Out-Law News | 26 Feb 2014 | 9:56 am | 3 min. read
Data protection law specialist Kathryn Wynn of Pinsent Masons, the law firm behind Out-Law.com, said that businesses that follow the new code of practice on PIAs that the Information Commissioner's Office (ICO) has published will be better prepared for complying with EU new data protection laws when they are introduced.
"Conducting PIAs is the best way organisations can flesh out what the privacy issues relevant to new products and services they seek to offer are," Wynn said. "They will help flag issues that may otherwise have been missed by an organisation and allow them to make changes to the way they intend to process or otherwise handle personal data to reduce or manage any risks to privacy."
"Organisations that undertake PIAs can also hope to be treated more leniently by regulators such as the ICO if they experience a breach of data protection rules and are placed subject to enforcement action," Wynn added.
"There is a realisation that not all data breaches are preventable, so businesses that can show they assessed the risks of processing personal data, took measures in place to mitigate those risks or otherwise can identify the reasons why they decided to proceed with projects despite risks being present, for example to derive benefits that override privacy risks, will be better placed to escape the stiffest fines or other enforcement action than those that do not," she said.
"In addition, the General Data Protection Regulation looks set to require many organisations to undertake PIAs by law. Following the ICO's new code will help smooth the process for businesses in terms of their compliance with the Regulation when it is eventually introduced into EU law," Wynn said.
A PIA is simply a process for evaluating a proposal to identify its potential effects upon individual privacy and data protection compliance; to examine how any detrimental effects might be overcome; and to ensure that new projects comply with the data protection principles. In the UK, the Data Protection Act (DPA) does not oblige organisations to conduct privacy impact assessments, but the ICO has said they are useful tools for organisations to use to help them comply with the requirements set out in the DPA.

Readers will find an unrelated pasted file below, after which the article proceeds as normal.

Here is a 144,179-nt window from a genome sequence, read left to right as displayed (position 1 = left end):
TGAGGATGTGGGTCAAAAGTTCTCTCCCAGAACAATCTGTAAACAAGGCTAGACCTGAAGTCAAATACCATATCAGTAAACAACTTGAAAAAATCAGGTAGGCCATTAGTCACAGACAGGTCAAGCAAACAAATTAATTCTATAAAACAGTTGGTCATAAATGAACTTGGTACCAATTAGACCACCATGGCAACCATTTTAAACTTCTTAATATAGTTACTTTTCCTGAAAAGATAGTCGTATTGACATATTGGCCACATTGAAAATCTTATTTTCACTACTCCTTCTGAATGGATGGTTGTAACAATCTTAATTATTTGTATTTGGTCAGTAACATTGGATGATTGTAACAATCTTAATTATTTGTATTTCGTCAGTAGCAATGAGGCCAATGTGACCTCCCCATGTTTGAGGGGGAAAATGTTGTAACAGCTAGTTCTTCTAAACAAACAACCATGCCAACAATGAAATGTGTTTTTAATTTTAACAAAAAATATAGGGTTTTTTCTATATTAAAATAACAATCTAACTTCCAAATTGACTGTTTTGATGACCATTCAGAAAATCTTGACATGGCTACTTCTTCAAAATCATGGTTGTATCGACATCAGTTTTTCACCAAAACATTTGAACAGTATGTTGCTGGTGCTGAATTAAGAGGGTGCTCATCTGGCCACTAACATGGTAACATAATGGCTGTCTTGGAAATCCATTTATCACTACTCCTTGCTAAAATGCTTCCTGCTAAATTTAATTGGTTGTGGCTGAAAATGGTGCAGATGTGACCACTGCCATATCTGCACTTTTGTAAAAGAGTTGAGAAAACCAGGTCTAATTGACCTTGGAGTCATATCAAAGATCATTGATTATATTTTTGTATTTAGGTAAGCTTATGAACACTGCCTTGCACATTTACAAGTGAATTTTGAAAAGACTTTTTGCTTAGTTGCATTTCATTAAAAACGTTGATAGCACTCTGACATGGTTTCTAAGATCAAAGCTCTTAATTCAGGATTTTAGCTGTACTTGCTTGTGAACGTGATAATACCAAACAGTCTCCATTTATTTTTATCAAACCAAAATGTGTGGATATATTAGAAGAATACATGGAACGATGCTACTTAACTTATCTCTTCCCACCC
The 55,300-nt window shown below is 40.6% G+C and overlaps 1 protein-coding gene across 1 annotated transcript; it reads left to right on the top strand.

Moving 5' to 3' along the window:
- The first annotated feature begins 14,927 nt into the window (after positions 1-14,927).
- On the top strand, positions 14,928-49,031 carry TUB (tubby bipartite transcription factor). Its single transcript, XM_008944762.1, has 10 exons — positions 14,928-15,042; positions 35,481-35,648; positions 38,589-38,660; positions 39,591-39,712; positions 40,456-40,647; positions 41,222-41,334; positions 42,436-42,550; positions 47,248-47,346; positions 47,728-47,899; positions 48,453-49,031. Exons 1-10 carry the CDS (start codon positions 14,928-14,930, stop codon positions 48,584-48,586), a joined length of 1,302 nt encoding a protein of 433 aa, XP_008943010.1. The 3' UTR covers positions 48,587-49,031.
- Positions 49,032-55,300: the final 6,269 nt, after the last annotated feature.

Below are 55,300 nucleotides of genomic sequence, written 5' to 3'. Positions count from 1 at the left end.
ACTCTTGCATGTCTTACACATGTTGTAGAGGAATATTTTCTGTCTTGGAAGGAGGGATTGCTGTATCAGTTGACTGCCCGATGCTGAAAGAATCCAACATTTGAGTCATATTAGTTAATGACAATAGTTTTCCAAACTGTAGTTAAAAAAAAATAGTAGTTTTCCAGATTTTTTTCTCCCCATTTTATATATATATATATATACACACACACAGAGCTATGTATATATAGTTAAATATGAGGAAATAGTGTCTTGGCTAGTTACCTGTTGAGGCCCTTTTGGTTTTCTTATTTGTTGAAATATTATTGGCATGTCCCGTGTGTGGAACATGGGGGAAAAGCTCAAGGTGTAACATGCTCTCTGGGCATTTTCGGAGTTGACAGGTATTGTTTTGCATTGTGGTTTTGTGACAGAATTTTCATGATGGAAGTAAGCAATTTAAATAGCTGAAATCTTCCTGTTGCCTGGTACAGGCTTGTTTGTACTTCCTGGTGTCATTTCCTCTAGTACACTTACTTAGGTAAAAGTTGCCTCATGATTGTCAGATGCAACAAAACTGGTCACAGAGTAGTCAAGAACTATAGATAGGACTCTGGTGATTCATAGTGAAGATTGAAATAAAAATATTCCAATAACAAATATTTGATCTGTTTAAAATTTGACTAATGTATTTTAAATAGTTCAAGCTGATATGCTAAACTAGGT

Under the plans backed by MEPs, organisations operating in the EU may be required to undertake privacy impact assessments by law in future.
The General Data Protection Regulation as envisaged by the MEPs, but which is currently still subject to negotiation and change, would require organisations to conduct a "risk analysis" to identify the potential impact of their intended data processing activities on individuals' rights and freedoms in an effort to identify whether the "processing operations are likely to present specific risks".
The proposals list some examples of personal data processing activities which are likely to present 'specific risks', which include where organisations intend to personal data of more than 5,000 people over the course of a year, where the data is sensitive, where the processing involves systematic monitoring of individuals or where the processing produces individual profiling that impacts significantly on the people concerned.
Where the processing involves an example cited, organisations would be obliged to undertake a wider data protection impact assessment, which would entail reviewing how their handling of personal data, from "collection to processing to deletion", would impact on individuals' privacy rights.
Organisations undertaking the assessments would need to review the necessity and proportionality of their proposed processing activities, the risks to individuals rights and freedoms those operations would cause and outline the measures they intend to take to address those risks as well as the safeguards and security measures to ensure the protection of the personal data being processed. Every two years, organisations would be required to undertake a "compliance review" to "demonstrate that the processing of personal data is performed in compliance with the data protection impact assessment".
The ICO's new code, among other things, recommends that businesses engage with internal and external stakeholders as part of the PIA process. It suggests that the views of project managers, data protection officers, IT staff, the procurement team and senior management, among others, should be sought when assessing risks in personal data processing and in seeking ways to mitigate against them.
As part of its new guidance, the ICO has published template screening questions which organisations can ask themselves when undertaking PIAs.
"The development of projects involving the processing of large amounts of personal information is no longer the preserve of the public sector and large businesses," the ICO's head of policy Steve Wood said in a statement. "Today even an app developer can be developing a product in their bedroom that involves using thousands of people’s information. This is why we have published our updated privacy impact assessments code of practice to help organisations of all sizes ensure that the privacy risks associated with a project are identified and addressed at an early stage during a project’s development."
“The updated code is designed to ensure that privacy impact assessments fit into the project development process, allowing organisations to follow a privacy by design approach to developing new ways of using people’s information. Successfully adopting this approach can only be good for consumers and for business and can enable organisations to demonstrate their compliance with the Data Protection Act," he added.